Next Avenue’s 2019 ‘Influencers In Aging’ Develop Companion Robots, Disrupt Ageism In Advertising And More

Retirement

For the past five years, Next Avenue — public media’s first and only national journalism service for America’s older population — has released a list of “Influencers in Aging.” Our goal is to name a dozen groundbreakers who, in the past year, have helped transform attitudes about aging, presented innovative insights and research and opened up new possibilities for all of us.

Next Avenue’s 2019 Influencers in Aging are:

Dr. Louise Aronson, a practicing geriatrician and professor of geriatrics at the University of California San Francisco (UCSF). Her interests include optimizing health care for older adults, medical education and integrative geriatrics, which is a relatively new field of medicine that advocates for a patient-centered, whole-person, non-pharmacological approach to medical care for older adults. Aronson’s writing has been featured in The New York Times, The Washington Post and on NPR, as well as in many scholarly articles. Recently, she has received national attention for her groundbreaking book Elderhood: Redefining Aging, Transforming Medicine and Reimagining Life, which was released in June 2019.

Chip Conley, a hospitality entrepreneur who coined the term “modern elder” when he jointed Airbnb at 52 as a strategic adviser and was twice the age of the average employee there. In the last year, he has opened the Modern Elder Academy, a boutique resort for midlife learning and reflection in Mexico, and published [email protected]: The Making of a Modern Elder. Conley calls the academy, which enrolled 500 students from 17 countries, “the first midlife wisdom school.” Through his school, book and frequent lectures, Conley helps people in what he calls “middlescence” learn how to spread their wisdom and prepare for this new time of their lives.

Larry Curley, a member of the Navajo Nation who, with members of the National Tribal Chairmen’s Association, founded the National Indian Council on Aging (NICOA) in 1976. NICOA is a nonprofit that advocates for health, social services and economic well-being for American Indian and Alaska Native Elders. Curley was instrumental in getting funds directed to Native elders through Title VI of the Older Americans Act in 1978 and spent decades working as a gerontological planner at the Pima Council on Aging in Tucson, Ariz., directing the Navajo Nation’s Head Start program and serving as a nursing home administrator in a tribal, long-term care facility. Now, Curley’s career has gone full circle, bringing him back to NICOA as its newest executive director.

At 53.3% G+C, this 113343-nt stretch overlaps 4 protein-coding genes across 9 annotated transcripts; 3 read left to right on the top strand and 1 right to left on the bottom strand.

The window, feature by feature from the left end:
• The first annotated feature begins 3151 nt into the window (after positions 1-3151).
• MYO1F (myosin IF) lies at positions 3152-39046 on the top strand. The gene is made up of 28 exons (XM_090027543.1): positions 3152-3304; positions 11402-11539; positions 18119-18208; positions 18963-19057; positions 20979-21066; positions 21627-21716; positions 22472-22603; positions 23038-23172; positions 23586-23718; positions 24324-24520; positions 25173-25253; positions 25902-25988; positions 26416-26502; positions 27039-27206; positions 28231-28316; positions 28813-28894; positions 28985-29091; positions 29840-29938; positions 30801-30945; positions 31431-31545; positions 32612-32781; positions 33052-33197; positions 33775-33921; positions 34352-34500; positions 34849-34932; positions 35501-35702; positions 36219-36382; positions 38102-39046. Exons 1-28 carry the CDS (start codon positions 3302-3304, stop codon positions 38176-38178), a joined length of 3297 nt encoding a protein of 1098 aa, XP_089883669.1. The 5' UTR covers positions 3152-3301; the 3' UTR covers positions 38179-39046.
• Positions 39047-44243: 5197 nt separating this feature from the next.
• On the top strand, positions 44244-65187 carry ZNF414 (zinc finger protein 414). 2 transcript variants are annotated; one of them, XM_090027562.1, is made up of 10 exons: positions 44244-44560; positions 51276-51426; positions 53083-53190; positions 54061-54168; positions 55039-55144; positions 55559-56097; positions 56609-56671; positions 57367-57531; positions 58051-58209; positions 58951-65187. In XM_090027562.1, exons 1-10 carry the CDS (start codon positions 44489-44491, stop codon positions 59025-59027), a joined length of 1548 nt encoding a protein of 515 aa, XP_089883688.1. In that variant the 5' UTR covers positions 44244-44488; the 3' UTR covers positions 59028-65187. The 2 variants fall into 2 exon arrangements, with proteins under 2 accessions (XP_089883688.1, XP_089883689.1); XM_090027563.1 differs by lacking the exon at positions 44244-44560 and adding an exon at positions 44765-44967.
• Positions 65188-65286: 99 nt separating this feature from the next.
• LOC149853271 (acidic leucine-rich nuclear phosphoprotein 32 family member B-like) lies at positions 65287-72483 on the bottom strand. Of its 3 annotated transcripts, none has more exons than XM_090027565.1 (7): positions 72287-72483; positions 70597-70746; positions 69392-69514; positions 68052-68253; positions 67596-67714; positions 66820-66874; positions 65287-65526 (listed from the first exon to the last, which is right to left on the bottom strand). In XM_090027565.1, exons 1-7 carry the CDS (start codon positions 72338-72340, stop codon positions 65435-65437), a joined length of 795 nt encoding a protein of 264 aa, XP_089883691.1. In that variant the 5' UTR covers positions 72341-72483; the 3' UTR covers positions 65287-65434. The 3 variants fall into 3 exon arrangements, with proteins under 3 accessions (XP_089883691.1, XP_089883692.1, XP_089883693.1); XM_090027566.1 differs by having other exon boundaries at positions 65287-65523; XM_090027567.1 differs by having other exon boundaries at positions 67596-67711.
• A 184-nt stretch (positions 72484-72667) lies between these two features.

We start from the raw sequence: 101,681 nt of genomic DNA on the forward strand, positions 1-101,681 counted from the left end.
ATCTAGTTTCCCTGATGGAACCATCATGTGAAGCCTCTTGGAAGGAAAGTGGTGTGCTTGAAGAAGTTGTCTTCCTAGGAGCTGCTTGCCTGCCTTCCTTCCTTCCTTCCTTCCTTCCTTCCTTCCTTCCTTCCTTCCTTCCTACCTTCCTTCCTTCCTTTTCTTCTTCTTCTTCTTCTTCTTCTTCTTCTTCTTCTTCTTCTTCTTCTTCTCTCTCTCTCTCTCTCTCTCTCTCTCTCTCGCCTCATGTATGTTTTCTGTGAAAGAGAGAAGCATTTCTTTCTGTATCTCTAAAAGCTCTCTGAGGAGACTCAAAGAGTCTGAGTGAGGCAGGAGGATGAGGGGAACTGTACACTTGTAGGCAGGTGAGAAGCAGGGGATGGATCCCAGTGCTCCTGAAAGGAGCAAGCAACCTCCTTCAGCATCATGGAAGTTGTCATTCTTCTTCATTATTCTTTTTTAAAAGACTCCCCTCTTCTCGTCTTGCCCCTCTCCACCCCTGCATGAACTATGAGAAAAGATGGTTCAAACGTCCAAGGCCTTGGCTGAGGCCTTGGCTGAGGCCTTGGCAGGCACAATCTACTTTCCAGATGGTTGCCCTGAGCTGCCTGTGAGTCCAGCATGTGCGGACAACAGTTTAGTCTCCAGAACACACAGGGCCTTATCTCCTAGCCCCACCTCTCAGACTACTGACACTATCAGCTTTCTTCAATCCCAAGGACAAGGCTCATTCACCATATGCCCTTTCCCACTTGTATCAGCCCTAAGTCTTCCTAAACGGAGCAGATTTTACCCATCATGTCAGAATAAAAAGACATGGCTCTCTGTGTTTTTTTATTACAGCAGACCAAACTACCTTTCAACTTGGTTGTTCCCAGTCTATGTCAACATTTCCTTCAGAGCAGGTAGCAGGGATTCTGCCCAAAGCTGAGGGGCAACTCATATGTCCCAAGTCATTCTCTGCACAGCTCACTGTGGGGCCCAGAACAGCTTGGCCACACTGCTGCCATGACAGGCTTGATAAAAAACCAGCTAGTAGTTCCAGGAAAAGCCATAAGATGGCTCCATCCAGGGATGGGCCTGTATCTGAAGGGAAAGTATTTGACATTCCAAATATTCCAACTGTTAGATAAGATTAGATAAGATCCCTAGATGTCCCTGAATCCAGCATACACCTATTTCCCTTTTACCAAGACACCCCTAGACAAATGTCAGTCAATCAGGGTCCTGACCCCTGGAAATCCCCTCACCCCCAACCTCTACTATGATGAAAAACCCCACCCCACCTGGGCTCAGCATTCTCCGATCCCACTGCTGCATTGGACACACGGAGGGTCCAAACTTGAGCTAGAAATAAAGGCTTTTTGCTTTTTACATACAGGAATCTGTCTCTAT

Sharon Emek, a top leader in the insurance industry and the president and CEO of WAHVE (Work at Home Vintage Experts). In 2010, she founded this company devoted to pairing home-based, older professionals (she calls them “pre-tirees”) in the accounting, insurance and human resources fields, with clients across the country. Throughout her career, Emek, 73, has been the recipient of several awards, most recently a 2018 Leadership Longevity Award for Women in Innovation and Entrepreneurship which she received at the What’s Next Boomer Summit earlier this year. At the 15th annual Silicon Valley Boomer Venture Summit in June 2019, WAHVE was a winner in its Silicon Valley Innovation Competition, sponsored by AARP Innovation Labs. Emek’s company will go on to compete in a national contest this fall in Washington, D.C. In 2016, Emek was awarded the SmartCEO Brava Award, and in 2014, she was the first woman to receive the 1882 Fellow Award from Big I New York, an insurance industry organization.

Keren Etkin, 32, who calls herself “a gerontologist by training and a tech enthusiast by nature.” In 2015, Etkin, who lives in Tel Aviv, received a master’s degree in gerontology from Ben-Gurion University of the Negev, and two years later, founded TheGerontechnologist.com. Etkin recently left Intuition Robotics after 3 ½ years, where she worked as a researcher and “robot tamer” and helped develop ElliQ, the social companion robot for older adults. Etkin is now doing public speaking and working as a consultant to several organizations looking to implement technology for aging populations. She’s also creating additional content for The Gerontechnologist, including video and a podcast.

Cindy Gallop, an iconoclastic former advertising executive, is working with AARP on its Disrupt Aging campaign. She seeks to change the way older Americans are portrayed in advertisements and how older advertising workers are treated, calling the field an extremely ageist industry. Gallop loves to tell people how old she is. She says it’s a special number because it’s a subtotal of your learnings, life experiences and everything you’ve been through to date. “I’m fifty-nine and shout it from the rooftops,” she says.